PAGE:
16. UK SPORT today launched what it considers to be the world’s most comprehensive and up-to-date on-line drug information service for athletes. The database will allow athletes, coaches, team doctors and other support staff the opportunity check the status of most UK licensed pharmaceutical products or licensed substances according to sport’s anti-doping bible - the Olympic Movement Anti-Doping Code (the list published by the IOC and WADA about what is prohibited in sport).

  17. THE WORLD ANTI-DOPING AGENCY (WADA) The World Anti-Doping Agency (WADA) was established on 10 November 1999. Its mission is to promote and coordinate the fight against doping in sport internationally. Thanks to this independent agency, the Olympic Movement and public authorities worldwide are able to intensify their efforts to banish drugs from sport.

  18. What is Nandrolone? • Simply put, nandrolone is a performance-enhancing stimulant. • The current debate centres on whether it can be produced naturally. • Erythropoietin (EPO) is a hormone naturally produced by the kidneys. • However, this hormone can be artificially produced to improve the performance of, for example, athletes or cyclists by injection.

  19. The latest challenge centres on the use of erythopoietin (EPO) which increases blood oxygenation by forming additional red blood cells. This improves stamina and the drug can be produced comparatively cheaply. The first testing of EPO was in 1994. The IOC’s anti doping campaign is based upon three principles:- 1] The protection of the health of the athletes 2] Respect for medical and sports ethics. 3] Ensuring an equal chance for everyone during competition.

  20. Its overall effect is to increase endurance and, in athletics, it is used mainly by long distance-runners. • It is injected under the skin and stimulates red blood cell production. • The more red cells there are in your body, the more oxygen that can be delivered to the muscles. • This delays the onset of fatigue, meaning an athlete can run harder and for longer.

  21. Linford Christie: "I've always been against drugs."

  22. Past World and Olympic 5000m silver medallist Ali Saidi-Sief tested positive for the banned steroid nandrolone

  23. Diane Modahl: Cleared after testing positive for a banned substance

  24. Should drugs be used • At what point does drug taking put the notion of fair competition into question? • How do we stop drug taking • Should they be used in training?

  25. When it comes to institutionalised doping the former East Germans must surely lead the field. Following the disintegration of East Germany in 1989, it was discovered that a state-sponsored plan had ordered the systematic doping of East German athletes during the 1970s and 80s.

  26. CASE STUDY: DWAIN CHAMBERS

  27. CASE STUDY: DWAIN CHAMBERS • Dwain Anthony Chambers (born 5 April 1978) is an English sprinter of Afro-Caribbean descent. He has won medals on the international stage numerous times and is one of the fastest European sprinters in the history of recorded athletics.[1] His primary event is the 100 metres sprint, in which he has the second fastest time by a British sprinter.[2] He is the European record holder for the 60 metres and 4 × 100 metres relay events with 6.42 seconds and 37.73 s respectively. He received a two-year ban in 2003 for taking performance enhancing drugs.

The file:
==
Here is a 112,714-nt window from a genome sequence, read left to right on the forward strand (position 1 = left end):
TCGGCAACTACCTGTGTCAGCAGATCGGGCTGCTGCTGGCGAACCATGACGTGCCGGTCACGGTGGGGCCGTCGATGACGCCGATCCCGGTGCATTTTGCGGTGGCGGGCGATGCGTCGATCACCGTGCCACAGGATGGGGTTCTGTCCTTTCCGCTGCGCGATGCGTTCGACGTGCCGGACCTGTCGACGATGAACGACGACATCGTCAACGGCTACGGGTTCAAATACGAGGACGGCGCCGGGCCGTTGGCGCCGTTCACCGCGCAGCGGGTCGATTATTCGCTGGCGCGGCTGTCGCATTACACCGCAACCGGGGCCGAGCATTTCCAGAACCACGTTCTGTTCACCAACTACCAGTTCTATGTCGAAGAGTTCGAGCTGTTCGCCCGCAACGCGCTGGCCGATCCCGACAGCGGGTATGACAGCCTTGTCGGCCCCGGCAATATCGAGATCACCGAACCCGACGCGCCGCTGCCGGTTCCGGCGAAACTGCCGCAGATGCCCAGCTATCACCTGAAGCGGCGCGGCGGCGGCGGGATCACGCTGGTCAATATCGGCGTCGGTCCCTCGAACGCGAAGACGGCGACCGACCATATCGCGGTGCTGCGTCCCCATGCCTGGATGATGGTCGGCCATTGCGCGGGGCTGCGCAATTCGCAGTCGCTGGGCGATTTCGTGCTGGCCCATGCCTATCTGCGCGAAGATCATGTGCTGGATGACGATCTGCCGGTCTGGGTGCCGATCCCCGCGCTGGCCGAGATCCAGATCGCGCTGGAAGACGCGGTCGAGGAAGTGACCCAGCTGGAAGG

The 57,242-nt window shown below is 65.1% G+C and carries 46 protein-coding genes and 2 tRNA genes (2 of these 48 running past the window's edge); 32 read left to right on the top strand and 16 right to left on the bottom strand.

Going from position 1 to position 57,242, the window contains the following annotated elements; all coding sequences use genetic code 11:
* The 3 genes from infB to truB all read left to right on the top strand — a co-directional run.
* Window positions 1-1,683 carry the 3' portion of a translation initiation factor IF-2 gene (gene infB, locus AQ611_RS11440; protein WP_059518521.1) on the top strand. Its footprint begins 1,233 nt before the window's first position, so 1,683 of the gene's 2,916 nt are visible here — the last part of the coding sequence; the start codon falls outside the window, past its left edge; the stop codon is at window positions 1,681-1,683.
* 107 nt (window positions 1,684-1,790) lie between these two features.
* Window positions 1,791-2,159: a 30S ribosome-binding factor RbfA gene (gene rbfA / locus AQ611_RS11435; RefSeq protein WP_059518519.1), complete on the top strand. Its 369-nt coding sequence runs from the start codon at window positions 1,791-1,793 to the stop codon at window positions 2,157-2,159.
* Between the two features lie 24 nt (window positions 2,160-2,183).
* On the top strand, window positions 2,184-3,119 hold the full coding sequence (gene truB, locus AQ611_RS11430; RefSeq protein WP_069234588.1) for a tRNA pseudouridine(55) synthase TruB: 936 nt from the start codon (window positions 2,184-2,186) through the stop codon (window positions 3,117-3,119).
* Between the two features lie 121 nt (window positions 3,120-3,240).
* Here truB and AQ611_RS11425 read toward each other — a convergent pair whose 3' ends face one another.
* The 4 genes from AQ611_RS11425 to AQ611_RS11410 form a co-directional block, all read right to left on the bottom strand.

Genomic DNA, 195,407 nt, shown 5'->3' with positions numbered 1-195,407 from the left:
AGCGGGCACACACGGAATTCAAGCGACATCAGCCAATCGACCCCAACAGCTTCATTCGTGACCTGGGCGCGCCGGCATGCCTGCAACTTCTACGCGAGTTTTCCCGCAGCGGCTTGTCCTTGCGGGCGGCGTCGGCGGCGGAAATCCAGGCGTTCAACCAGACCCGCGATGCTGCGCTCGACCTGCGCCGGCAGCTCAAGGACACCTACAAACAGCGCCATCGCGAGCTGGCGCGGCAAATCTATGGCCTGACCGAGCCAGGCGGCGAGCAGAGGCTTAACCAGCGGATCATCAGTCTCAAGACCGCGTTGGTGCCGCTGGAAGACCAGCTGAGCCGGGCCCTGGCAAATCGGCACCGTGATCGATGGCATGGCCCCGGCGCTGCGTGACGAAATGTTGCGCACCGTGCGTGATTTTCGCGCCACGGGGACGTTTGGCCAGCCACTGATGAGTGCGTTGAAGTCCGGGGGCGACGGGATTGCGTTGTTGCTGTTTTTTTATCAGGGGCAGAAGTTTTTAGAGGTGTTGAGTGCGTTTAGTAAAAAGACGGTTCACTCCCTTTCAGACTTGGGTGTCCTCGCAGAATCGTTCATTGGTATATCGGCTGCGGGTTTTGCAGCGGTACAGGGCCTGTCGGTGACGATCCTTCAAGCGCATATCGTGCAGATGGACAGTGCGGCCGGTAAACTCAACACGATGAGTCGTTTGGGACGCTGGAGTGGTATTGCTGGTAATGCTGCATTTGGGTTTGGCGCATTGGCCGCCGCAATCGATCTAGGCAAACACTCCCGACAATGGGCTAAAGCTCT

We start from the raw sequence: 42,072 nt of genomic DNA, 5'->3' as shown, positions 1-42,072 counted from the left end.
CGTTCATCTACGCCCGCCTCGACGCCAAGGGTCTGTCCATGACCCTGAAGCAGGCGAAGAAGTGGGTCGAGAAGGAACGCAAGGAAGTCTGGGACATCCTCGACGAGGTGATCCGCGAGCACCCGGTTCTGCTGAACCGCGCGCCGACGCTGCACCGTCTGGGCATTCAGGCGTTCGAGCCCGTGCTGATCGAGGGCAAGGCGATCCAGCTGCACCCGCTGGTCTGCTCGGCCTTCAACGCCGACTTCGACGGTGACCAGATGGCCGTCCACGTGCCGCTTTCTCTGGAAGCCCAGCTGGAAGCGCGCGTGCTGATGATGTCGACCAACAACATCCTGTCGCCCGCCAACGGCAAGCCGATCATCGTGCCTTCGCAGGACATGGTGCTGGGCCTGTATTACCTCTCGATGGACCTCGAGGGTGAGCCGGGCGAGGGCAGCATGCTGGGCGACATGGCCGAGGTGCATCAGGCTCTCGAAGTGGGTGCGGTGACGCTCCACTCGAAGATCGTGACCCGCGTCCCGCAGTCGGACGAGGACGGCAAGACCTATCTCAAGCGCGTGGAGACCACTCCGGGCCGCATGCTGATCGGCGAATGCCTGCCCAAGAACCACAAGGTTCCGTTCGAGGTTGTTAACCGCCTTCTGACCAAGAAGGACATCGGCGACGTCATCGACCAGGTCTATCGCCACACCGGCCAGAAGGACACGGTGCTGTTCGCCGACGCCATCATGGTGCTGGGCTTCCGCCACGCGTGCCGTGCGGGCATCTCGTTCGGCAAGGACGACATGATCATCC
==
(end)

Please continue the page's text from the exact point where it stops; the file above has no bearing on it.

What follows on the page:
28. CASE STUDY: DWAIN CHAMBERS • Chambers was a promising young athlete, setting a junior world record of 10.06 s in the 100 m. He was the bronze medallist in the 1999 World Championships and made his first Olympic appearance at the Sydney 2000 Games; he turned in the best 100 m performance by a European at both events. By 2001, he had become the top British sprinter, breaking the 10 second barrier twice at the Edmonton World Championships. He became the 100 m European champion and record holder in 2002 but, in October 2003, he tested positive for the banned steroid THG in a drugs check. Chambers received a two-year athletics ban, and a lifetime Olympic ban. He had all of his racing accomplishments since 2002 annulled, wiping away his 100 m European record.

  29. CASE STUDY: DWAIN CHAMBERS • Chambers returned to the track and field circuit in June 2006, and won gold with his teammates in the 4 × 100 m at the 2006 European Championships but a feud with Darren Campbell tainted the victory. Disillusioned with athletics, Chambers joined the Hamburg Sea Devils of the NFL Europa league in early 2007. After the league folded, Chambers returned to sprinting, winning a silver medal in the 60 m at the 2008 IAAF World Indoor Championships, and filed unsuccessful appeals of his Olympic ban. He briefly looked to rugby league as an alternative to the hostility he faced from fans and peers in athletics, but his trial with the Castleford Tigers was unsuccessful. He has since returned to sprinting and published an autobiography, Rage Against Me.

  30. “Current rules on drugs aren’t working and it would be fairer to make drugs available to everyone”Wilf Paish GB Olympic Coach Discuss the view that drugs in the Olympics are an acceptable way of enhancing performance, or does this contradict the Olympic Ideal?

  31. Why is drug abuse a difficult problem facing Olympic authorities?

  32. ANSWER • Long history of drug abuse • Reward • Systematic use of drugs by Eastern Bloc countries • Used to ensure success / building / super power • Vast variety of drugs used EPO • IOC can only legislate against what is on the banned list • More money spent on drug development than testing